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According to market research firm Interpret, in July 2014 the market for smart toys had grown to 72 million worldwide, with key segments emerging in the United States, Japan, Russia, and China. In November 2015, Juniper Research estimated that that the smart toy industry will reach USD 2.8 billion (EUR 2.56 billion) in hardware and app content revenue. These latest hacking incidents are likely to cause concern among parents and other consumers about the use of smart toys, and their ability to safely store information. While several toy manufacturers including Disney and Lego are bridging the physical-digital divide and leveraging the ability of devices to interact with each other, major barriers to the mass manufacturing of such toys are the operational and retail costs involved. Price is a hurdle for customers, and as further security research into cloud servers and interactive “intelligent” toys occurs in the short-term, this may result in a further price increases. In addition to the negative brand imaging for companies exposed to hacking, they may also be involved in potentially expensive litigation, and scrutiny before expanding into newer markets. VTech for example is a relatively small player with a holding of about HKD 21.9 billion (USD 2.8 billion), and its stocks reportedly plummeted over 20% in the aftermath of the hacking scandal. This demonstrates the significant risk for small-scale manufacturers in the smart toy industry. Another corollary of toys being used for hacking involves state-sponsored spying. Security experts have warned that governments may also tap into toys to monitor suspects. In the United Kingdom, it is speculated that the upcoming investigatory powers bill may require tech manufacturers to help the government hack into suspected terrorist devices, in conjunction with a warrant. Backlash against support for state spying could involve digital attacks against the manufacturer. An example is the hack against the Angry Birds app maker Rovio in January 2014, following unconfirmed allegations that the developer assisted the U.S. National Security Agency in gathering users’ personal data. Furthermore, suspected collaboration with governments could result in manufacturers being blacklisted in markets under strict political control, or restrictions in countries where political ties are strained.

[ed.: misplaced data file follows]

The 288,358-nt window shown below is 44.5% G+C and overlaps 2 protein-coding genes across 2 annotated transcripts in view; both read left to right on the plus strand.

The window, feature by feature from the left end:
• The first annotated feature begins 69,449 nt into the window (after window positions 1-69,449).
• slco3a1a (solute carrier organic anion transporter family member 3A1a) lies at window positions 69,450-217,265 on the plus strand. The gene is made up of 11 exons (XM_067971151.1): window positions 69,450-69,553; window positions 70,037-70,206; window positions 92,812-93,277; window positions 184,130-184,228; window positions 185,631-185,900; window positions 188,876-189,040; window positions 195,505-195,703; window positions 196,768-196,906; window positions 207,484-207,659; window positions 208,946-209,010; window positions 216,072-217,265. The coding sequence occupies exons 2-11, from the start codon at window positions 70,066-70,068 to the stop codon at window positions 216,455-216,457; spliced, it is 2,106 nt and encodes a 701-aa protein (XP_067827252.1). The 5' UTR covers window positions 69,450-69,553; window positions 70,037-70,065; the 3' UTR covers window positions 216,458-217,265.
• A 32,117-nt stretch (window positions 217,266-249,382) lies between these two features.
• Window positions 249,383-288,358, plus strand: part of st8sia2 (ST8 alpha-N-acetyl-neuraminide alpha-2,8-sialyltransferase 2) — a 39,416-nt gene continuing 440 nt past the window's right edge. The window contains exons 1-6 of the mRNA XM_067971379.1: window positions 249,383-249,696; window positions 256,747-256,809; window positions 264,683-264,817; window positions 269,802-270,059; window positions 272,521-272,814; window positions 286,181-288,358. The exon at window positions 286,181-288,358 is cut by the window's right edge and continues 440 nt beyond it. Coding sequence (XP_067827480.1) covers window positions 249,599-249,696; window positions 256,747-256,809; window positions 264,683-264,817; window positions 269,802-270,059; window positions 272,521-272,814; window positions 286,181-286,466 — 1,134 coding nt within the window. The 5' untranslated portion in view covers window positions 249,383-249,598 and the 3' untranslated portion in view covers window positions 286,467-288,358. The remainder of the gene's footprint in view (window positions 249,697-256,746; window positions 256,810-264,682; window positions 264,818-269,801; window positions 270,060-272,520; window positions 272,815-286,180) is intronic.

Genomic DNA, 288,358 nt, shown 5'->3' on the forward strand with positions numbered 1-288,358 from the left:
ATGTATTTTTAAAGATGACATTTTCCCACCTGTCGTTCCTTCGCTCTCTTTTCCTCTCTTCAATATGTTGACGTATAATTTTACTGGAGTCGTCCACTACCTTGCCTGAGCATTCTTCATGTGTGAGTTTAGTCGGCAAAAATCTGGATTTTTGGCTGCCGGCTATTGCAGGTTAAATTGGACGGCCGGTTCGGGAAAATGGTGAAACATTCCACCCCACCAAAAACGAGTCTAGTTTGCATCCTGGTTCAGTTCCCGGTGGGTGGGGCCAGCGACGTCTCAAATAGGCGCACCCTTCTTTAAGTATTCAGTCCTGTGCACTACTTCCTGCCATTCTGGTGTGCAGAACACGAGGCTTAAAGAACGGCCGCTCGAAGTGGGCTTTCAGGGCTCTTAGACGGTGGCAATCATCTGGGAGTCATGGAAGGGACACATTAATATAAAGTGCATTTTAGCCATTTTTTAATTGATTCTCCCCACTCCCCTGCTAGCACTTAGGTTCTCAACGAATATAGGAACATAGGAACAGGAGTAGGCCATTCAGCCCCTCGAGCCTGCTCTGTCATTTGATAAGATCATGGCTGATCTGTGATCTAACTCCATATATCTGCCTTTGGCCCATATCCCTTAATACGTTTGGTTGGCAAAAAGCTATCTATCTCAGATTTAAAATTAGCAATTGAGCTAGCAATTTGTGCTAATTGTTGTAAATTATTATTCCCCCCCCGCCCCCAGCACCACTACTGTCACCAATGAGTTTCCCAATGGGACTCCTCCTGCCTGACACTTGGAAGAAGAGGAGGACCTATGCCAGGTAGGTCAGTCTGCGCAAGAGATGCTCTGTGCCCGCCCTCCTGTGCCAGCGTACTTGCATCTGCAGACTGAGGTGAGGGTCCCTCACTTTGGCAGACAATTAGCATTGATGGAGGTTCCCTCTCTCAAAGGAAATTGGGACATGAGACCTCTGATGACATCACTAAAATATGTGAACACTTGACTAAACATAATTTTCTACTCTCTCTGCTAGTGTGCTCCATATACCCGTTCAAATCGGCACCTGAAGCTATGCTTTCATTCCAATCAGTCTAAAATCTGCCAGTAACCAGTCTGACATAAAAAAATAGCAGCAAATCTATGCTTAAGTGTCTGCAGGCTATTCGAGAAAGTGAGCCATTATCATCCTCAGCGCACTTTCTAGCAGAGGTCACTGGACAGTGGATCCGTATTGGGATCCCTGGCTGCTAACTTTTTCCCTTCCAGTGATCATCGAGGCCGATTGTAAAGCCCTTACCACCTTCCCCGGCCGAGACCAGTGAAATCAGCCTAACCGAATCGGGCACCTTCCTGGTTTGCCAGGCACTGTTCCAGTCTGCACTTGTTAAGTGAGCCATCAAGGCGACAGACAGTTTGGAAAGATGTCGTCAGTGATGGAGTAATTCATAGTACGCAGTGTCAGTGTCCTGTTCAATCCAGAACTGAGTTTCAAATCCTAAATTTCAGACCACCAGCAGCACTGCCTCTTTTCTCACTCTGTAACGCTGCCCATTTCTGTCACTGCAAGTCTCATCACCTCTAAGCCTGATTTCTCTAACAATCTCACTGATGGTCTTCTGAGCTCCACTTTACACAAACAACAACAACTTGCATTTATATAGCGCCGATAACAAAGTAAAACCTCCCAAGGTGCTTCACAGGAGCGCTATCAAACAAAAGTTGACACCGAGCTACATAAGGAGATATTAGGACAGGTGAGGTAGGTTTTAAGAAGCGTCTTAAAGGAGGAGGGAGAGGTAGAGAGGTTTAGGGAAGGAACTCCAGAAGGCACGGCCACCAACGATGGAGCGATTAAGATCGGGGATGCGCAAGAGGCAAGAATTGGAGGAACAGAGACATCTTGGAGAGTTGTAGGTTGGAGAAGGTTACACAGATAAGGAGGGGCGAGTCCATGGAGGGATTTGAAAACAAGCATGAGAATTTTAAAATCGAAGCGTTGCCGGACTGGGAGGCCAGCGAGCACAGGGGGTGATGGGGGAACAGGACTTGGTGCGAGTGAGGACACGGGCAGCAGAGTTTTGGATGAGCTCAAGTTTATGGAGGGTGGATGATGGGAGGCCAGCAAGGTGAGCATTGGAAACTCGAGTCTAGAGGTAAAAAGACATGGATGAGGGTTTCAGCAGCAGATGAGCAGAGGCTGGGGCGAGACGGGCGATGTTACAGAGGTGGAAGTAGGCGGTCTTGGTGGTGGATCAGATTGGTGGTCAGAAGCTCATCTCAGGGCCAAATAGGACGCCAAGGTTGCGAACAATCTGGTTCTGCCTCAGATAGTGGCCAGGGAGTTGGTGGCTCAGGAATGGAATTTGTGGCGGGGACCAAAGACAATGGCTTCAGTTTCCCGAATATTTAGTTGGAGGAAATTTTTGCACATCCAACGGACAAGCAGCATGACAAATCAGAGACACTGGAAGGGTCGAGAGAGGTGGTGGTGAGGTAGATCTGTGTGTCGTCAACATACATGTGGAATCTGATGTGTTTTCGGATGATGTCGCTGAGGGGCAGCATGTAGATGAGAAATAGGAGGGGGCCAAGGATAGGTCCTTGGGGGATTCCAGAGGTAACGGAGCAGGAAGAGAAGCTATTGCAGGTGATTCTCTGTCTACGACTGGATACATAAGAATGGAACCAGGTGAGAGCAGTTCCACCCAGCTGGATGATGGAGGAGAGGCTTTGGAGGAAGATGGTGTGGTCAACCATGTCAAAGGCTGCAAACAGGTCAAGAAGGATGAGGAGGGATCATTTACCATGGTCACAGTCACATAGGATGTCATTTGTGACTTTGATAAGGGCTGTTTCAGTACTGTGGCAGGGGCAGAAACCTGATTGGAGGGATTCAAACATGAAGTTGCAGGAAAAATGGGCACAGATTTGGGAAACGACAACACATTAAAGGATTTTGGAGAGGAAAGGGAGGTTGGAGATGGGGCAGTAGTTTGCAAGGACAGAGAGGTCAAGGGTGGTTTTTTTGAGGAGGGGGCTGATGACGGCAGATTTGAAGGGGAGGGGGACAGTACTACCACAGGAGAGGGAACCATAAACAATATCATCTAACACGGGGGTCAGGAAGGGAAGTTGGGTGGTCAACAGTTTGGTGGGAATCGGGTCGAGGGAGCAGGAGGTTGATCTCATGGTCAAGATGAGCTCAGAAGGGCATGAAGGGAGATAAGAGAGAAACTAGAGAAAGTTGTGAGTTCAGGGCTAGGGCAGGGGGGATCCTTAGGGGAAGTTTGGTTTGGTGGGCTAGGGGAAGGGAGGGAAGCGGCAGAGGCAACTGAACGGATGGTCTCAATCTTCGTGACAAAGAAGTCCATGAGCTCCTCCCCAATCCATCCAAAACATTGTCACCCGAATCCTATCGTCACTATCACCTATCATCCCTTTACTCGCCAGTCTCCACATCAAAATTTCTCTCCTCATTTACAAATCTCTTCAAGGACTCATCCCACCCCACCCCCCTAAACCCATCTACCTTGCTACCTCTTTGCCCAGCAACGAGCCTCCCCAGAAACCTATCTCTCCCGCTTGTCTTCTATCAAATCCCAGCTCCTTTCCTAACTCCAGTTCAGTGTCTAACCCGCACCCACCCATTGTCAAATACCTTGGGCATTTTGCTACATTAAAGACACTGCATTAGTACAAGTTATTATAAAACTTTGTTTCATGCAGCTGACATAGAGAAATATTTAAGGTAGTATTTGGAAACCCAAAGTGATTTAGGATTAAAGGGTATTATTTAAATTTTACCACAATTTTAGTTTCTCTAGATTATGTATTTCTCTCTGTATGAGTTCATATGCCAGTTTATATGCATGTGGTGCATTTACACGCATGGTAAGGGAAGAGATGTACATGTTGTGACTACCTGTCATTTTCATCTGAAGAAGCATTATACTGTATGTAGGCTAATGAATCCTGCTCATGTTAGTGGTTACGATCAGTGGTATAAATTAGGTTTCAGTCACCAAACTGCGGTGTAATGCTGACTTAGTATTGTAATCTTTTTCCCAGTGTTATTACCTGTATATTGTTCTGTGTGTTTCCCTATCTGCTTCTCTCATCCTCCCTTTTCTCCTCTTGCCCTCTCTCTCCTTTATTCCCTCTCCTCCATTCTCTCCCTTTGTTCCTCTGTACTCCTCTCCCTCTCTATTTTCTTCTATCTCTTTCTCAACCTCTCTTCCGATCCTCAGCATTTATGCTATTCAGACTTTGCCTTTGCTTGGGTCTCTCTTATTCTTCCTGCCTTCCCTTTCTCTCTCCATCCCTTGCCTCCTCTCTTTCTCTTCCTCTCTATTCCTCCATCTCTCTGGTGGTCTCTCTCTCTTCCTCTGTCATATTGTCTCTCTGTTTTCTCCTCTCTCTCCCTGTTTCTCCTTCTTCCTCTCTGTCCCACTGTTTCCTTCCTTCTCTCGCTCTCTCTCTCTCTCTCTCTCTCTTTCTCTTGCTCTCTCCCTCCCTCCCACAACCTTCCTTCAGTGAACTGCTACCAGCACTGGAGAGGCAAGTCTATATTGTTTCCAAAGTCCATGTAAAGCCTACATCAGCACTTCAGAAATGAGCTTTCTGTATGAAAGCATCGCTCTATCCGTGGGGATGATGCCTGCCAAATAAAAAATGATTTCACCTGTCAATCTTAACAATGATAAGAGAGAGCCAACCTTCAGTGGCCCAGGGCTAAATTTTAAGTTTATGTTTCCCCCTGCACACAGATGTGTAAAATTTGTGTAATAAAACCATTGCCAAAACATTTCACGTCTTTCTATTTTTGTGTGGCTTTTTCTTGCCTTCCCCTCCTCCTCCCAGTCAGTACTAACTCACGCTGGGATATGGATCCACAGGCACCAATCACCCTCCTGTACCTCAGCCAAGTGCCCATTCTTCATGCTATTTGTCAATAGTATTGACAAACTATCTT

Image Source: www.enisa.europa.eu
Toy manufacturers, especially those with products that can connect to servers, are encouraged to conduct a thorough information security audit of their systems and address any potential loopholes immediately. An added precaution for parents is to ensure that children’s devices follow the same security protocols as tablets, smartphones, game consoles, smart watches, and other portable electronic devices, to ensure a safe operating environment. Among these measures, consumers are encouraged to actively upgrade firewall and anti-virus settings across their internet connected devices. If smart toys can be used to hack into other devices, the process can work in the opposite direction. Clients who suspect their data has been compromised should ensure that the same passwords and other confidential information are not used on other websites, especially those related to financial matters, email, or social media. In the event of an overlap, it is advisable to change passwords immediately. Clients should also engage with financial institutions to include a two layer verification process to prevent security breaches. When possible, do not use the same network for personal and work related activities. Victims of cyber-crime are advised to have the breach investigated by a professional, and clients with access to critical information should keep their IT security teams abreast of the most recent developments. Prepared by: Siddharth Ramana, India
Google Play Removes 13 Brain Test Malware Affected Apps
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According to media reports on January 10, 2016 Google has removed 13 malicious apps from its Google Play Store after Lookout, a mobile cybersecurity firm, found the Brain Test strain of malware had returned. The infected apps reportedly removed from the Play Store are Cake Blast, Jump Planet, Honey Comb, Crazy Block, Crazy Jelly, Tiny Puzzle, Ninja Hook, Piggy Jump, Just Fire, Eat Bubble, Hit Planet, Cake Tower, and Drag Box. The apps were downloaded by the hundreds of thousands with on average a four-star review rating. Researchers at Lookout found that apps riddled with variants of the Brain Test malware attempted to gain root access. Performing a factory reset is not enough to remove the app from the compromised device, as the process does not clear the system partition. The first two Brain Test malware instances were discovered by Check Point in September 2015. According to Lookout, the recent strain of malware was discovered in October and was similar to ones found by Check Point. Analyst Comment: Pinkerton recommends users with the above Android apps follow the steps recommended by Lookout. A backup of all important data on the Android device is recommended before initiating the process. According to the company, the best solution at hand would be to re-flash a read-only memory (ROM) supplied by the manufacturer, as a factory reset would not be effective in removing the malware on an Android device. Pinkerton strongly discourages Android users from downloading apps from unknown developers. Most importantly, Pinkerton suggests that you should never keep any confidential data on your personal mobile device. Update Prepared by: Ajay Vaishnav, India